As war looms, the voice of Kurds is heard in Syria
250,000 Kurds in Syria are struggling for legal rights and recognition.
A yellowing scrap of paper wrapped in Scotch tape, along with a faded black and white photograph, is the only document proving that Massoud Omar exists.Skip to next paragraph
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Mr. Omar is one of about 25,000 Kurds in Syria who are classified as maktoumeen - or "unregistered." It means that he cannot own any property, so his house and clothing shop are registered in other people's names. He cannot travel abroad. His marriage to his wife, Salaam, is illegal under Syrian law, and his four children simply do not exist officially at all.
Other Kurds do not fare much better. Other than the maktoumeen, another 225,000 out of about 1.7 million Kurds in Syria are categorized as "foreigners," holding only a red identity card for domestic travel. But the prospect of a war in neighboring Iraq appears to have spurred the Syrian authorities to reassess their 40-year suppression of Kurdish identity.
The Kurdish population of neighboring northern Iraq is expected to gain some form of autonomy in the wake of a US-led invasion to oust Iraqi President Saddam Hussein. And Damascus fears that Syria's own Kurds may be inspired by the achievement of their brethren in Iraq to begin agitating for self-rule in their area of northeast Syria adjacent to the Iraqi and Turkish borders.
One Western diplomat in Damascus described the Kurdish question as a "time bomb." "I think the authorities are very concerned about the Kurdish issue," says Ibrahim Hamidi, who writes on Syrian affairs for the pan-Arab Al Hayat newspaper. "If the situation changes in northern Iraq, it will inspire the Kurds here, so I think that the authorities are going to start being nice to them."
The Syrian regime's concerns are reinforced by the fact that the Kurds populate the country's wealthiest province, source of most of Syria's oil and gas. The Kurds live in the flat fertile plain between the Euphrates and Tigris rivers - known locally as Al Jazeera or "The Island." The endlessly level skyline is broken only by small man-made hills and villages of single-story mud-plastered houses which seem to merge effortlessly with the natural landscape. Tractors and trucks laden with bulging sacks of soft white cotton clog the arrow-straight roads. The district is Syria's largest cotton-growing area.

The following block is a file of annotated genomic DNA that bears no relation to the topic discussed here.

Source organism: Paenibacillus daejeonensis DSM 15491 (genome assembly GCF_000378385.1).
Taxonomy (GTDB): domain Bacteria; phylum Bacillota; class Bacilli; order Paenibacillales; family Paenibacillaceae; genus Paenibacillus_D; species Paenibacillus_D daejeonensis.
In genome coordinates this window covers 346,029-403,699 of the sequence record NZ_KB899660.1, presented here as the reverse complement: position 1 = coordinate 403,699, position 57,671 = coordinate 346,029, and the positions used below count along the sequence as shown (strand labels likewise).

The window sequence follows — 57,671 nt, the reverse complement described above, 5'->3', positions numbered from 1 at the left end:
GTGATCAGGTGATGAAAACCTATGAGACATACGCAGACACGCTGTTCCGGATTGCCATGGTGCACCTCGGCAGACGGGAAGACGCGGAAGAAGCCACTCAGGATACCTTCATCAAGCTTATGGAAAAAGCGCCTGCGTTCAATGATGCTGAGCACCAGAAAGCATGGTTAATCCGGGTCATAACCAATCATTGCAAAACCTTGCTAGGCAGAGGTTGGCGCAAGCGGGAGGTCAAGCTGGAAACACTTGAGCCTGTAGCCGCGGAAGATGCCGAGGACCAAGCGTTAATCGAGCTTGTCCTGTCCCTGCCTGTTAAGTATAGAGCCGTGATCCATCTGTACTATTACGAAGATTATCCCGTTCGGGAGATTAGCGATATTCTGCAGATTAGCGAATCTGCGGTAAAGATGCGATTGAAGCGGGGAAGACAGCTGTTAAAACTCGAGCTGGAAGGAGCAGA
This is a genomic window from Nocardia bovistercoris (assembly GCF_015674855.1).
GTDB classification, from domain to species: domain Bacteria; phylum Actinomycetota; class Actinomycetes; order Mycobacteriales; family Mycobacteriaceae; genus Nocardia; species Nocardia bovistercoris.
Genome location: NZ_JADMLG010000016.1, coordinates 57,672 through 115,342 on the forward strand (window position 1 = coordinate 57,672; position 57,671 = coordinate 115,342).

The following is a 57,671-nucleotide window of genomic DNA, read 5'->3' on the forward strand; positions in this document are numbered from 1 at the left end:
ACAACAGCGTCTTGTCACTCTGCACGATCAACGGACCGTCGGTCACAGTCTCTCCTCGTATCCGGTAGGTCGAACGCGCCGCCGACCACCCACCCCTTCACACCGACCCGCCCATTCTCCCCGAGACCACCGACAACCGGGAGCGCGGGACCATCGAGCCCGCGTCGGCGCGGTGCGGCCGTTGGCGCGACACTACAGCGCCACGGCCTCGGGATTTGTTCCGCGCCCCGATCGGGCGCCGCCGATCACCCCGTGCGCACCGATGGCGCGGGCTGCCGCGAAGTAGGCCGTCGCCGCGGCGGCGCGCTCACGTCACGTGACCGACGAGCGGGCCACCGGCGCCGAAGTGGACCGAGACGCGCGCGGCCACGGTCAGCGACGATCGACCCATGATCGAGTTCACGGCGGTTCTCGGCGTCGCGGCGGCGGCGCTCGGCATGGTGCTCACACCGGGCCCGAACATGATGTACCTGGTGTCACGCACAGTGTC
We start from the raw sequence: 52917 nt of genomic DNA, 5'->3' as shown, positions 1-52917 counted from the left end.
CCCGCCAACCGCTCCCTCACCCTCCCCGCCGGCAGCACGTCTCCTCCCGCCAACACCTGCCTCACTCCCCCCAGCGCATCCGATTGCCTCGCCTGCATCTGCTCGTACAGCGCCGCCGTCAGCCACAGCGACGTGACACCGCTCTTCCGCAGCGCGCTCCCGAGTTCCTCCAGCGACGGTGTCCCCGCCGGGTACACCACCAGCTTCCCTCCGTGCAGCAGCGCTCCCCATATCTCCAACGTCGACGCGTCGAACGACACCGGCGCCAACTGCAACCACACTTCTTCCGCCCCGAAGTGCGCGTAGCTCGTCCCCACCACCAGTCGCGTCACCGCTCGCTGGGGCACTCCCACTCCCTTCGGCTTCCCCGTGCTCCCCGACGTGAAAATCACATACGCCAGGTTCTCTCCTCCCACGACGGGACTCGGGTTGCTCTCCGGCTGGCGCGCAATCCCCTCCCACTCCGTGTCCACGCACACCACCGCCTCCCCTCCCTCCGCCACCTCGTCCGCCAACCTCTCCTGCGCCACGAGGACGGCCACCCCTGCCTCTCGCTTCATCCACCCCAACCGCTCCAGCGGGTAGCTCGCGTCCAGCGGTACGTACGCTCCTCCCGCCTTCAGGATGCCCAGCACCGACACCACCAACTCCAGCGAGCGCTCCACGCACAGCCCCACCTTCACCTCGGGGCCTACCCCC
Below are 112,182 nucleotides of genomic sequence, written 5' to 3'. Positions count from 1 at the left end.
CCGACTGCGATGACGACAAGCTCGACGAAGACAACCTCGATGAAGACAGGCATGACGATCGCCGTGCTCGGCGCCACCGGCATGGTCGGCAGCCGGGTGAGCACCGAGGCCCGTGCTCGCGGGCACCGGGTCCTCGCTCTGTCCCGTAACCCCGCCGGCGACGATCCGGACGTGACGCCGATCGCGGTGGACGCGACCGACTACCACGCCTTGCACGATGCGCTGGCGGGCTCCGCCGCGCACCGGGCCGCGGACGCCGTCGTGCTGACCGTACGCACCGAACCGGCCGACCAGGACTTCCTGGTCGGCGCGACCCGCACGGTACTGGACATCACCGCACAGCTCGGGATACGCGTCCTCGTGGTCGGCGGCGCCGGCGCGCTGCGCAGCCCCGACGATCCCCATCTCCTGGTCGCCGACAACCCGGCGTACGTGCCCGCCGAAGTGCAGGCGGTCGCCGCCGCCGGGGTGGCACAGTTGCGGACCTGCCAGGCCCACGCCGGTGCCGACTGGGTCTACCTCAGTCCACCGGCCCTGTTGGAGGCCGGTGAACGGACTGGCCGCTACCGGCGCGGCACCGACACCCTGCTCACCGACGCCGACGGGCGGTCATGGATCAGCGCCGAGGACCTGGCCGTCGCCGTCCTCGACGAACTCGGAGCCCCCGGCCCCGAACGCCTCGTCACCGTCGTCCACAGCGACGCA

Two months ago, Syrian President Bashar al-Assad paid a rare visit to Hasake, the principal town in the area, in an apparent attempt to appease the disenfranchised Kurds. "The message from the president is: 'Yes, we will look into your problems, but don't use this as a card to press for more,' " says a Damascus-based analyst. Most Kurds, however, say that their goal is citizenship and not autonomy.
"Our problem is very different from that of the Kurds in Iraq," says Ahmad Barakat of the Syrian Kurdish Democratic Progressive Party. "Their aim in Iraq is to get a state of their own. But in Syria, we just want our culture and freedom as Syrian nationals."
The repression of the Kurds began in 1962, with a controversial census undertaken by Syria's ruling Baath party in which some 120,000 Kurdish Syrian nationals were stripped of their citizenship overnight. Their offspring were also classified as foreigners or maktoumeen, swelling the population of dispossessed to around 250,000 today.